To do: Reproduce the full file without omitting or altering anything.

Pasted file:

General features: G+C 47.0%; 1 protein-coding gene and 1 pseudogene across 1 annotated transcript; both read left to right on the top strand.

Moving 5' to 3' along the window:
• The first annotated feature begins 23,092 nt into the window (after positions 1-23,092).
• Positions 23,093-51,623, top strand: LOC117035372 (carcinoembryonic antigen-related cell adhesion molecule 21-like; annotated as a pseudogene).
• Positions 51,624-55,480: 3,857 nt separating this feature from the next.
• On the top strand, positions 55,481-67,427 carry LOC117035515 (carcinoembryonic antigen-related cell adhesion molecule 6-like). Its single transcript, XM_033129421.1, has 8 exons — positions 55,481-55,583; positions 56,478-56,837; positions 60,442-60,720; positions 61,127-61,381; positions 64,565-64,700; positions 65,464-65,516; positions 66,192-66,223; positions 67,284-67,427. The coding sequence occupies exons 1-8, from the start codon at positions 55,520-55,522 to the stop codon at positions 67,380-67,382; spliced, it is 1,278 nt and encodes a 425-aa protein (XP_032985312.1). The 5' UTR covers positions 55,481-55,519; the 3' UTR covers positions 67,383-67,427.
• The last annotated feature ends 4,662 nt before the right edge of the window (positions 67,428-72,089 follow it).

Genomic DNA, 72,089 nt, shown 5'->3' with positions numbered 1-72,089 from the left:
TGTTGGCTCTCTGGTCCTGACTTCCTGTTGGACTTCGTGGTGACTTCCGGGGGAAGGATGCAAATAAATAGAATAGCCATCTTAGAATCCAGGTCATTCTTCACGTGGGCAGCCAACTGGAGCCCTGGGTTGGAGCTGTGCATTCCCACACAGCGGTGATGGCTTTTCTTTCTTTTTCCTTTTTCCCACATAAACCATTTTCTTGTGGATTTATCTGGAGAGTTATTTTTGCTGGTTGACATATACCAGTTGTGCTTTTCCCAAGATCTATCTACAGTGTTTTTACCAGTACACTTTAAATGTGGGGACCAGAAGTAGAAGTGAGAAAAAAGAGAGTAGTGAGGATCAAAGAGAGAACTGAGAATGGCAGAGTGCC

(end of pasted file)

General features: G+C 47.0%; 1 protein-coding gene and 1 pseudogene across 1 annotated transcript; both read left to right on the top strand.

Moving 5' to 3' along the window:
• The first annotated feature begins 23,092 nt into the window (after positions 1-23,092).
• Positions 23,093-51,623, top strand: LOC117035372 (carcinoembryonic antigen-related cell adhesion molecule 21-like; annotated as a pseudogene).
• Positions 51,624-55,480: 3,857 nt separating this feature from the next.
• On the top strand, positions 55,481-67,427 carry LOC117035515 (carcinoembryonic antigen-related cell adhesion molecule 6-like). Its single transcript, XM_033129421.1, has 8 exons — positions 55,481-55,583; positions 56,478-56,837; positions 60,442-60,720; positions 61,127-61,381; positions 64,565-64,700; positions 65,464-65,516; positions 66,192-66,223; positions 67,284-67,427. The coding sequence occupies exons 1-8, from the start codon at positions 55,520-55,522 to the stop codon at positions 67,380-67,382; spliced, it is 1,278 nt and encodes a 425-aa protein (XP_032985312.1). The 5' UTR covers positions 55,481-55,519; the 3' UTR covers positions 67,383-67,427.
• The last annotated feature ends 4,662 nt before the right edge of the window (positions 67,428-72,089 follow it).

Genomic DNA, 72,089 nt, shown 5'->3' with positions numbered 1-72,089 from the left:
TGTTGGCTCTCTGGTCCTGACTTCCTGTTGGACTTCGTGGTGACTTCCGGGGGAAGGATGCAAATAAATAGAATAGCCATCTTAGAATCCAGGTCATTCTTCACGTGGGCAGCCAACTGGAGCCCTGGGTTGGAGCTGTGCATTCCCACACAGCGGTGATGGCTTTTCTTTCTTTTTCCTTTTTCCCACATAAACCATTTTCTTGTGGATTTATCTGGAGAGTTATTTTTGCTGGTTGACATATACCAGTTGTGCTTTTCCCAAGATCTATCTACAGTGTTTTTACCAGTACACTTTAAATGTGGGGACCAGAAGTAGAAGTGAGAAAAAAGAGAGTAGTGAGGATCAAAGAGAGAACTGAGAATGGCAGAGTGCC